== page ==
Nursing home care suffers under private equity: report

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NEW YORK (Reuters) – A survey of complaints against more than 16,000 U.S. nursing homes found that care often deteriorates after being acquired by large private investment firms, The New York Times reported in its September 23 edition.
The Times compared the number of complaints received against 1,200 nursing homes acquired by these for-profit firms against those of 14,000 other nursing homes.

It found that, on average, residents of private equity-owned homes received worse care than before the takeover, according to data compiled by the U.S. Centers for Medicare and Medicaid Services.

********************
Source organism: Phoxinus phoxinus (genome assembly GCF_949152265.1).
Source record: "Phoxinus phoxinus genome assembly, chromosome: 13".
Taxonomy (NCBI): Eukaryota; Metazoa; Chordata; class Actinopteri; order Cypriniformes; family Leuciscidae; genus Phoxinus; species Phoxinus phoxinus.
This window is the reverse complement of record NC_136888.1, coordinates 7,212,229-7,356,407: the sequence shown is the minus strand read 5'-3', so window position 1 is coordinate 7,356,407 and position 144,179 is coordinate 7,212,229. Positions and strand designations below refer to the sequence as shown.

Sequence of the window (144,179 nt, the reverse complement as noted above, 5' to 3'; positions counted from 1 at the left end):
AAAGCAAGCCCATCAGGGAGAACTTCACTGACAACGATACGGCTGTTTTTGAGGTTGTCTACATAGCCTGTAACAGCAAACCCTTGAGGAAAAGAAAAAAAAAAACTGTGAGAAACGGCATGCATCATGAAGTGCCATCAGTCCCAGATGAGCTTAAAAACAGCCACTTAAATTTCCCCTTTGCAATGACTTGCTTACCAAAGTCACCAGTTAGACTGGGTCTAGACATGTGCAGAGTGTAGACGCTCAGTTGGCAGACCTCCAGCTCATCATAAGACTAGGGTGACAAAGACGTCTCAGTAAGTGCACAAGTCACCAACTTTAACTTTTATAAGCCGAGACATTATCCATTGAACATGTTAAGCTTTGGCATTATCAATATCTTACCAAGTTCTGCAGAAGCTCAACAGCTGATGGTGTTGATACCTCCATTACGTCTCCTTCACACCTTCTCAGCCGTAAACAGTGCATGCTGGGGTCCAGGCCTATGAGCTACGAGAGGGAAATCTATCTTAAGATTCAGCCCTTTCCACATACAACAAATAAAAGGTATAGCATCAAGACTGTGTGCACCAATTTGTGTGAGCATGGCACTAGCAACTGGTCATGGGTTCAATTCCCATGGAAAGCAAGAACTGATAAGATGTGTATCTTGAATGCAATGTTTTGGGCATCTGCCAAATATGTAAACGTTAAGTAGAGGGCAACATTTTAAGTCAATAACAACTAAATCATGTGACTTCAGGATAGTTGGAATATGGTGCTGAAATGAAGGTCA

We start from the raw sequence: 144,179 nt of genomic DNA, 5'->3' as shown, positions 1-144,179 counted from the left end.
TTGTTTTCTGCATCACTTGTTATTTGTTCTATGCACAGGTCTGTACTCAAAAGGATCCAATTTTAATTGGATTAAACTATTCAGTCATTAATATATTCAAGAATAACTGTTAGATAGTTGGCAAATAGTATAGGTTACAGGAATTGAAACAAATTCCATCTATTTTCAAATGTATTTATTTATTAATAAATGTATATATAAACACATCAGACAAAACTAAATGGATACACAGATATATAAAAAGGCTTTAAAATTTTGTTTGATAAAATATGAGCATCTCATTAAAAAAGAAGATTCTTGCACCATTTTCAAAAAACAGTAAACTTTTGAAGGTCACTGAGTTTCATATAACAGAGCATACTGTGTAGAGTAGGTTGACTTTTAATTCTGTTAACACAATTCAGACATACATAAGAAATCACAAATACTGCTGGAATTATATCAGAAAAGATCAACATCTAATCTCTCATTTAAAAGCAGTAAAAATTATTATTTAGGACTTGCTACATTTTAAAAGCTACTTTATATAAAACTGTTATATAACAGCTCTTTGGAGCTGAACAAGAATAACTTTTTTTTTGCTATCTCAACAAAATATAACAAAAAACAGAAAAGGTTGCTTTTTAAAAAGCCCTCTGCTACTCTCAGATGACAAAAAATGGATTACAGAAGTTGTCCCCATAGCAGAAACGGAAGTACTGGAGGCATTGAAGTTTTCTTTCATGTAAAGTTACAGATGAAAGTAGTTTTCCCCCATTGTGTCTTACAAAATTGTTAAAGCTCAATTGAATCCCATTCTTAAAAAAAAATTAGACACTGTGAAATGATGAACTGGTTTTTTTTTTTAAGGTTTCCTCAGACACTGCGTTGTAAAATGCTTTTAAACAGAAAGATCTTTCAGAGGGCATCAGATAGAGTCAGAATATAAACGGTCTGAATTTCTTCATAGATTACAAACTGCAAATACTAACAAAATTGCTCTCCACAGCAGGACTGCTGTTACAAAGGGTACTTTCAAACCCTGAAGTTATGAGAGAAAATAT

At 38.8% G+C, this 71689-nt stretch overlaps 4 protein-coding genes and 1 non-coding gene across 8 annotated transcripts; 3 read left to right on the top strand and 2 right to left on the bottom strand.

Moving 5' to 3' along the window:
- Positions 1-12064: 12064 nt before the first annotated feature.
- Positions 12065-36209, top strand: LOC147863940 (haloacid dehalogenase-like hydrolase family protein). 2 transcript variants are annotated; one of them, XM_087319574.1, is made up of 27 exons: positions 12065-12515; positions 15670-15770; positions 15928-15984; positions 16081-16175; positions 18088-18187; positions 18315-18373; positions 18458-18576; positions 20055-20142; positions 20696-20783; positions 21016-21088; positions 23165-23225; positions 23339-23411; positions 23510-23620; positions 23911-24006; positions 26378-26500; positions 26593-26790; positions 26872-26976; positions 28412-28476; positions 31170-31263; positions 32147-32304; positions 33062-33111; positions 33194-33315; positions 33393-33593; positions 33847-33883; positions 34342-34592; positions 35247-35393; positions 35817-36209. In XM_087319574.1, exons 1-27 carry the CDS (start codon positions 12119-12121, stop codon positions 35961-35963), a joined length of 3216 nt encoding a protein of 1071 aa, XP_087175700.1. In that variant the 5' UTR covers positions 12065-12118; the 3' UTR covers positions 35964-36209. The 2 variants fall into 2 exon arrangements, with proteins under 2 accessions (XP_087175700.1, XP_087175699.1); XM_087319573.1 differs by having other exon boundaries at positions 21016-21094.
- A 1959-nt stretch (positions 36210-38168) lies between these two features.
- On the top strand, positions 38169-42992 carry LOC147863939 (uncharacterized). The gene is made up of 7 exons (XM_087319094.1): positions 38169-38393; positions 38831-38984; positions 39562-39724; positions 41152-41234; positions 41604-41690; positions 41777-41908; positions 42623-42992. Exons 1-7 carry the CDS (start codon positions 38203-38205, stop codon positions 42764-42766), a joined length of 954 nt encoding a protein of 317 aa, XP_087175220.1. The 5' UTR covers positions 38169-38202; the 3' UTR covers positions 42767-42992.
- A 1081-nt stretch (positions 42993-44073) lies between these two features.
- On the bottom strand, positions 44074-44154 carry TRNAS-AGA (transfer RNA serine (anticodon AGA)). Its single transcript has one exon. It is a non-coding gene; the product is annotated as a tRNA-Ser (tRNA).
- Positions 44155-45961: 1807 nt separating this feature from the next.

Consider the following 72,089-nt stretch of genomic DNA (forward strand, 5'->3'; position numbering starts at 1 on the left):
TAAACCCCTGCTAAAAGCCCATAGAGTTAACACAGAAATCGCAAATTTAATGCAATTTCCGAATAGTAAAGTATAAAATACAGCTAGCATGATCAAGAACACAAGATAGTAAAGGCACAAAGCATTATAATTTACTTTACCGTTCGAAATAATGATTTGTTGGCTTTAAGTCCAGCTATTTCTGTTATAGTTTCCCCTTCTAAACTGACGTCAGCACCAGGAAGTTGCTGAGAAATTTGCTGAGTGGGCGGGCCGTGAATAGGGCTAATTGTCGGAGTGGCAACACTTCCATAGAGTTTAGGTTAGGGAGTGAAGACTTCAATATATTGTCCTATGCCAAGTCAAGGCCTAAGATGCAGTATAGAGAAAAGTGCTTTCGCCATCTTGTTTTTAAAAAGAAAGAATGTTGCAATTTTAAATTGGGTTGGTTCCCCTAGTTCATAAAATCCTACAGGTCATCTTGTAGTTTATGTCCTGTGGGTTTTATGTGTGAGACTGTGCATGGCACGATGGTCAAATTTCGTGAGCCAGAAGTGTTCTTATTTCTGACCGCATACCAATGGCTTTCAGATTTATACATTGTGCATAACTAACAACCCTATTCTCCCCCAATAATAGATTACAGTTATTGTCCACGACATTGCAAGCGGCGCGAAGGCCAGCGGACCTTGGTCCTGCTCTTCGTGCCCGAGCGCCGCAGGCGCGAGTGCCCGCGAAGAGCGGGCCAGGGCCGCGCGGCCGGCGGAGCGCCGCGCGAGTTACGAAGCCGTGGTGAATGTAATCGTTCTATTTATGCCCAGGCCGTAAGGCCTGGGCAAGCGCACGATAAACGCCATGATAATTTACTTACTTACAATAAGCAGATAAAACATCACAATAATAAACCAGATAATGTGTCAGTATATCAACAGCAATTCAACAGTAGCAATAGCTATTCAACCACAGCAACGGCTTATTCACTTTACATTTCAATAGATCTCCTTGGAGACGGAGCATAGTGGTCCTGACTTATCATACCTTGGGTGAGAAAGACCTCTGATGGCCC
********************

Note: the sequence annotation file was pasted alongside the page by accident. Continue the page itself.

Expenses and staff were cut at about 60 percent of the homes purchased by private equity, sometimes well below minimum legal requirements, the Times found.

The investigation singled out Habana Heath Care Center, a 150-bed nursing home in Tampa, Florida, for poor care. The home and 48 others were bought in 2002 by a group of large private investment firms that the Times said included Warburg Pincus.

Other investors in nursing homes include the Carlyle Group

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